In fact, the park is the heart of a neighbourhood storm-water management system. Water is collected, treated in the UV facility and released from a series of three large sculptures into a 240-metre-long channel where, 99 per cent pure, it flows south to Lake Ontario.

Designed by Vancouver's PFS Studio, Sherbourne Common includes an extensive playground, lawns, as well as a splash pad that doubles as a skating rink in winter. The pavilion will eventually house a cafe, which will help bring new life to the waterfront. The park will also be a "front yard" of Monde, acclaimed architect Moshe Safdie's first condo tower in Toronto.

Further west, in what was formerly a parking lot at Ontario Place, Trillium Park is the result of similar thinking. Its designer, Toronto landscape architect Walter Kehm of LANDinc, talks about using living systems and natural materials stone, trees, plants "to make people aware of the environment and to make them think." His intention, he explains, is "to make the invisible visible."

Located at the eastern end of the Ontario Place Islands, the Trillium Park and William G. Davis Trail dramatically transform a 7.5-acre asphalt parking lot into a naturalized green refuge, celebrating the legacy of Ontario Place and the landscapes of Ontario. (Photos and renderings courtesy of LANDinc.) Located at the eastern end of the Ontario Place Islands, the Trillium Park and William G. Davis Trail dramatically transformed a 7.5-acre asphalt parking lot into a naturalized green refuge, celebrating the legacy of Ontario Place and the landscapes of Ontario using the area's natural materials. (Rendering courtesy of LANDinc.)

Hugging the shore of Lake Ontario, Trillium Park is one of the first such spaces to address the rising water levels that have begun to change the city's relationship with the lake. This summer, when large swaths of the Toronto Islands were underwater, it became obvious that some sort of intervention is necessary. In that respect, Trillium is one of the first parks in Toronto to respond to these new conditions.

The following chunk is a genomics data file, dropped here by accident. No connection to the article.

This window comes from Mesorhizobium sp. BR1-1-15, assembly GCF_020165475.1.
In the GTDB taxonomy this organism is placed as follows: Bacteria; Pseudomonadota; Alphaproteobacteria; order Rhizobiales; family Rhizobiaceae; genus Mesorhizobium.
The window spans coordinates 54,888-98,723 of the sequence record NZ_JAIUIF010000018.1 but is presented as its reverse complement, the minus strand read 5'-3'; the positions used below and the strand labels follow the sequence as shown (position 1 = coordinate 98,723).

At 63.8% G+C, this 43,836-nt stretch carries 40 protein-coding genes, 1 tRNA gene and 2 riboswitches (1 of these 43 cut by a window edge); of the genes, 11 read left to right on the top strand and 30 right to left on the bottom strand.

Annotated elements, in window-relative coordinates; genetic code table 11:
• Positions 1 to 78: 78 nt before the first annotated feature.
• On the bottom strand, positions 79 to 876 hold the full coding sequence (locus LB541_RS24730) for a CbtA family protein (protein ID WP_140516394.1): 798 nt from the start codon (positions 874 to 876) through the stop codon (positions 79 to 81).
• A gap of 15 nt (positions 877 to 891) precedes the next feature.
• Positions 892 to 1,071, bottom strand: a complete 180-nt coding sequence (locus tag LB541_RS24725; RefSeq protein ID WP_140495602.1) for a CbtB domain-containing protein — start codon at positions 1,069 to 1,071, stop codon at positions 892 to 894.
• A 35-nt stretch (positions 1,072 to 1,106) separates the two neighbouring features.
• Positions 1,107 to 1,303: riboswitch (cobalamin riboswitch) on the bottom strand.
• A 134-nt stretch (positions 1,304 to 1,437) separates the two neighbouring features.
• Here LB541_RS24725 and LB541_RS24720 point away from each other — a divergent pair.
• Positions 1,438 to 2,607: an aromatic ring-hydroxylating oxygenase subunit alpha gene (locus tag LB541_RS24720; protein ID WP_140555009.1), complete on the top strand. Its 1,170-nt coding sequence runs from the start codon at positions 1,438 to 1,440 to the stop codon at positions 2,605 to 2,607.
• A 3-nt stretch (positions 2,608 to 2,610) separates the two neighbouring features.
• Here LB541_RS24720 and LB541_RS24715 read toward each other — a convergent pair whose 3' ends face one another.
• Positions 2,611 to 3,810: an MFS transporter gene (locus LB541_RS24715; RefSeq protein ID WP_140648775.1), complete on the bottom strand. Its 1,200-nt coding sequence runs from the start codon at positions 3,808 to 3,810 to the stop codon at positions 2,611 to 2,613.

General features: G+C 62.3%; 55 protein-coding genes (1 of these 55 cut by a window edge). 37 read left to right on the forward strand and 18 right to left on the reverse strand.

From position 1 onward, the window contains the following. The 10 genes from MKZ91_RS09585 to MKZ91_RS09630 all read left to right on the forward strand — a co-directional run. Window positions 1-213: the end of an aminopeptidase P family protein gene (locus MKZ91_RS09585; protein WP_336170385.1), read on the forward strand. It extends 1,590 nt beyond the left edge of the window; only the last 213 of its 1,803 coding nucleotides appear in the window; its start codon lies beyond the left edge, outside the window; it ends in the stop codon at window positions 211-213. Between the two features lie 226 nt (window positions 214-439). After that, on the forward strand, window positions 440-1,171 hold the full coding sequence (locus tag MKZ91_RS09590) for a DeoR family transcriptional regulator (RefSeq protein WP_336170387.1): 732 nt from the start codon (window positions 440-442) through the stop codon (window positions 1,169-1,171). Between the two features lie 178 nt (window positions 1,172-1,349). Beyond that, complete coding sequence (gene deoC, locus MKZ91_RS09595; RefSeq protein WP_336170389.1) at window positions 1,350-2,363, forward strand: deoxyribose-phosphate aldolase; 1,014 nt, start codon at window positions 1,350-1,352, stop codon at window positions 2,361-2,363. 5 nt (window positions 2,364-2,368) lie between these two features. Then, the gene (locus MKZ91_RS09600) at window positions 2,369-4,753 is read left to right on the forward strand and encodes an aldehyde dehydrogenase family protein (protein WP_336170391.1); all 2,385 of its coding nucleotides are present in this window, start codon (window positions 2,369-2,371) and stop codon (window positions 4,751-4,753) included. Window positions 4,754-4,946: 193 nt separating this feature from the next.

Before work could begin, the ground had to be raised 1.5 metres (almost five feet) to put the park above water. This will go unnoticed by the majority of visitors, but that doesn't make it any less crucial.

In addition to the increasingly dire effects of global warming, urban infrastructure across Canada is suffering from decades of neglect. The conjunction of the two creates an opportunity to reinvent how we build the foundations on which our cities depend.

Strategic interventions

But as Toronto landscape architect Ian Gray asks, "If you're a political player, how do you say to people, 'I don't know what's going to happen in the future?

Government is charged with the responsibility to de-risk things. Design doesn't provide solutions; it's more about strategic interventions. So you build things with as much flexibility as possible, he says. That's the only way to provide us with the capacity to adapt. That's what's going to win in the 21st century."

At a time when the speed of change has overtaken governments' ability to keep up with it, the need for flexibility is greater than ever. But designing for an unforeseeable future makes flexibility an even more elusive goal.

And as much as practitioners like to boast about evidence-based design, however, it is another political exercise. The choice is between value systems as much as natural systems.

Either way, we win some, we lose some. In the end, it can be hard to tell one from the other.